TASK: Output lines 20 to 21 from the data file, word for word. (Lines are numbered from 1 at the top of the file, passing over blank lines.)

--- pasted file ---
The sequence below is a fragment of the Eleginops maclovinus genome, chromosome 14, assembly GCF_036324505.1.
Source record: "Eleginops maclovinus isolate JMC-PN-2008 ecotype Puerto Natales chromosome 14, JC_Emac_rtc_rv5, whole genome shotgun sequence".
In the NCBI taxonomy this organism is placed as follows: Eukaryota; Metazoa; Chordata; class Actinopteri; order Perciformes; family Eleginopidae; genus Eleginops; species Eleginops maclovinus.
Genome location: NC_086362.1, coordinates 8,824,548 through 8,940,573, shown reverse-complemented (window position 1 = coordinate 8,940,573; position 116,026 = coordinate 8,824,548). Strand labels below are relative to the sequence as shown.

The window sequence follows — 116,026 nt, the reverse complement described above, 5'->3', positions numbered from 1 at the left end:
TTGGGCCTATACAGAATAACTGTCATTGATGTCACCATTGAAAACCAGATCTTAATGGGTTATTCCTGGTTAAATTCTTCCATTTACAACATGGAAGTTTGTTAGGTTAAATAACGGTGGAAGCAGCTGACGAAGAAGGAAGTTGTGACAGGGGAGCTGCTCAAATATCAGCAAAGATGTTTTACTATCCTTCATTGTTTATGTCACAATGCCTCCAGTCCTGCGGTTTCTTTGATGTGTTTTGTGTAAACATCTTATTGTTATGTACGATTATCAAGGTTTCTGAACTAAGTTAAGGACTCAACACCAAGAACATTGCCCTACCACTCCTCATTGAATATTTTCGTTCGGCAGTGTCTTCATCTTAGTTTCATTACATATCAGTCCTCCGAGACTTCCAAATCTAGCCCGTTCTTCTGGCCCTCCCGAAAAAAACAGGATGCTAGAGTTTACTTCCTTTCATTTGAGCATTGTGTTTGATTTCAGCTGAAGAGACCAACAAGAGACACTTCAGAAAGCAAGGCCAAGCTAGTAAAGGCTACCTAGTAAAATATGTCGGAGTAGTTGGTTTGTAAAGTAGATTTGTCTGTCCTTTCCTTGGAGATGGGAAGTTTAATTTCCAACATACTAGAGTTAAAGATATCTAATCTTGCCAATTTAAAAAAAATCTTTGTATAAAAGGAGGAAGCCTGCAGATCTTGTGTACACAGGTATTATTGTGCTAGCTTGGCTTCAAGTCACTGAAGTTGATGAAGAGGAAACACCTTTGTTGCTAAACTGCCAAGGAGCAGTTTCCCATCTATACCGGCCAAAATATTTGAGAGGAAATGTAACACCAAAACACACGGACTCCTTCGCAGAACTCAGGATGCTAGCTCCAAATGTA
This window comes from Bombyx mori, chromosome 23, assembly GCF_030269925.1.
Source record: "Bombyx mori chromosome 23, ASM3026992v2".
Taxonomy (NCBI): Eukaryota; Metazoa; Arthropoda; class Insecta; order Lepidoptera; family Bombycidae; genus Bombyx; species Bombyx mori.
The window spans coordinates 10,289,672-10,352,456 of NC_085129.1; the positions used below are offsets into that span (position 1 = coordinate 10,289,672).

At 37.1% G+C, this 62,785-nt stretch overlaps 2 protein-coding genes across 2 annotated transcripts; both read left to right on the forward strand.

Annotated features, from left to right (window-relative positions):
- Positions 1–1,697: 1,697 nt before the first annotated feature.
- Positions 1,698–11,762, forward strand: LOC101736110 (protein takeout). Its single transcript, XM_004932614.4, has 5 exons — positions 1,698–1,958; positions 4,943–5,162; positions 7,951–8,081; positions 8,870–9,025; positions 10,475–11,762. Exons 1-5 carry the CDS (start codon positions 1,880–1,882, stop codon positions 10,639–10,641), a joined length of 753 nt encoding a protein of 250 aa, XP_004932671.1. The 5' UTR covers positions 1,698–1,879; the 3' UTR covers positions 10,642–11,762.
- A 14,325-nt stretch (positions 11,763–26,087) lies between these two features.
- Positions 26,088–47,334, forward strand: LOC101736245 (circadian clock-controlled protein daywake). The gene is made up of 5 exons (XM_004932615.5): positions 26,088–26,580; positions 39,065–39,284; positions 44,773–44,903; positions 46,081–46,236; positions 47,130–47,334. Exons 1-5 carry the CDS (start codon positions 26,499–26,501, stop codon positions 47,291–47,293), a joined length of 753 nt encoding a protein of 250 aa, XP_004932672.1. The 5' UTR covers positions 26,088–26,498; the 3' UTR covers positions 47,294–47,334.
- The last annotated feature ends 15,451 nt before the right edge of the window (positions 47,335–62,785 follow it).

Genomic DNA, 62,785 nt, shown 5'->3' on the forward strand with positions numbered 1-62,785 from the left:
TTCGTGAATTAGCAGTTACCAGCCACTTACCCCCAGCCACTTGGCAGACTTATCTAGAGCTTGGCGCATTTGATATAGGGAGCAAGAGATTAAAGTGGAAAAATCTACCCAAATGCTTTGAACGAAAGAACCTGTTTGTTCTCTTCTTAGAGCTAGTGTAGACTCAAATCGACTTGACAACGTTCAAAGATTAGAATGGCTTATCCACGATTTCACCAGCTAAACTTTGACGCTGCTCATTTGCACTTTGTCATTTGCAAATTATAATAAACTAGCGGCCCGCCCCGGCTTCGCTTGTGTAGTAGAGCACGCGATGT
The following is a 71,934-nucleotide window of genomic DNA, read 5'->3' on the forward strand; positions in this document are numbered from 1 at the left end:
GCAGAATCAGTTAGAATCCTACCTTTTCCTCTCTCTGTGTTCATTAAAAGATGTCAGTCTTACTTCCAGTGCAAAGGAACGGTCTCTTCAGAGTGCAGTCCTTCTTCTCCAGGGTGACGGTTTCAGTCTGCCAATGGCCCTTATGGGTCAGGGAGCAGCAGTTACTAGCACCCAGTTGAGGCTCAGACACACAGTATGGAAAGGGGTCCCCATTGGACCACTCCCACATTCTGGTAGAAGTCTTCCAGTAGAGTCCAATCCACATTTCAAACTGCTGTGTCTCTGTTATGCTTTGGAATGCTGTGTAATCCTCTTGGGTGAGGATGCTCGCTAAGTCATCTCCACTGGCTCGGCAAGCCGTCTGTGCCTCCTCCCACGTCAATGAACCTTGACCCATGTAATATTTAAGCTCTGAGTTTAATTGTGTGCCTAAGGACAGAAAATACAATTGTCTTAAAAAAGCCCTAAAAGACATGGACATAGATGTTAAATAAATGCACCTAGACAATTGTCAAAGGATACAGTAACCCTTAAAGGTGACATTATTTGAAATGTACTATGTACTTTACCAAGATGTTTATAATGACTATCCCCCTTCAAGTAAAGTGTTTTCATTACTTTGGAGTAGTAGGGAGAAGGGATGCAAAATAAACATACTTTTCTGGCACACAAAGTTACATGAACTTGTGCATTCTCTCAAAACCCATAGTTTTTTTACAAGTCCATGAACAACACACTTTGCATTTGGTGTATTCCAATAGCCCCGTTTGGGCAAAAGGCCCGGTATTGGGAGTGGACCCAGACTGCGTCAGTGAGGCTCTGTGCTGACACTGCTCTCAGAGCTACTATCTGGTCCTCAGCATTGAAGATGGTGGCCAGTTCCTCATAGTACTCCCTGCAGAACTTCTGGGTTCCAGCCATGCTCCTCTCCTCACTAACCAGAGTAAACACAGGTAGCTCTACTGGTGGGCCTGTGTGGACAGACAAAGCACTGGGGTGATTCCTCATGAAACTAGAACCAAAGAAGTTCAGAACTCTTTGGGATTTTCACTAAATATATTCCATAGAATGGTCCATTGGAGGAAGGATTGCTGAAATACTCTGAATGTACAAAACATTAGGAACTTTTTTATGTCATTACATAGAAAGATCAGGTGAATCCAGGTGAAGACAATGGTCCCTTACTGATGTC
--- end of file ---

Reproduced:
The following is a 71,934-nucleotide window of genomic DNA, read 5'->3' on the forward strand; positions in this document are numbered from 1 at the left end:
GCAGAATCAGTTAGAATCCTACCTTTTCCTCTCTCTGTGTTCATTAAAAGATGTCAGTCTTACTTCCAGTGCAAAGGAACGGTCTCTTCAGAGTGCAGTCCTTCTTCTCCAGGGTGACGGTTTCAGTCTGCCAATGGCCCTTATGGGTCAGGGAGCAGCAGTTACTAGCACCCAGTTGAGGCTCAGACACACAGTATGGAAAGGGGTCCCCATTGGACCACTCCCACATTCTGGTAGAAGTCTTCCAGTAGAGTCCAATCCACATTTCAAACTGCTGTGTCTCTGTTATGCTTTGGAATGCTGTGTAATCCTCTTGGGTGAGGATGCTCGCTAAGTCATCTCCACTGGCTCGGCAAGCCGTCTGTGCCTCCTCCCACGTCAATGAACCTTGACCCATGTAATATTTAAGCTCTGAGTTTAATTGTGTGCCTAAGGACAGAAAATACAATTGTCTTAAAAAAGCCCTAAAAGACATGGACATAGATGTTAAATAAATGCACCTAGACAATTGTCAAAGGATACAGTAACCCTTAAAGGTGACATTATTTGAAATGTACTATGTACTTTACCAAGATGTTTATAATGACTATCCCCCTTCAAGTAAAGTGTTTTCATTACTTTGGAGTAGTAGGGAGAAGGGATGCAAAATAAACATACTTTTCTGGCACACAAAGTTACATGAACTTGTGCATTCTCTCAAAACCCATAGTTTTTTTACAAGTCCATGAACAACACACTTTGCATTTGGTGTATTCCAATAGCCCCGTTTGGGCAAAAGGCCCGGTATTGGGAGTGGACCCAGACTGCGTCAGTGAGGCTCTGTGCTGACACTGCTCTCAGAGCTACTATCTGGTCCTCAGCATTGAAGATGGTGGCCAGTTCCTCATAGTACTCCCTGCAGAACTTCTGGGTTCCAGCCATGCTCCTCTCCTCACTAACCAGAGTAAACACAGGTAGCTCTACTGGTGGGCCTGTGTGGACAGACAAAGCACTGGGGTGATTCCTCATGAAACTAGAACCAAAGAAGTTCAGAACTCTTTGGGATTTTCACTAAATATATTCCATAGAATGGTCCATTGGAGGAAGGATTGCTGAAATACTCTGAATGTACAAAACATTAGGAACTTTTTTATGTCATTACATAGAAAGATCAGGTGAATCCAGGTGAAGACAATGGTCCCTTACTGATGTC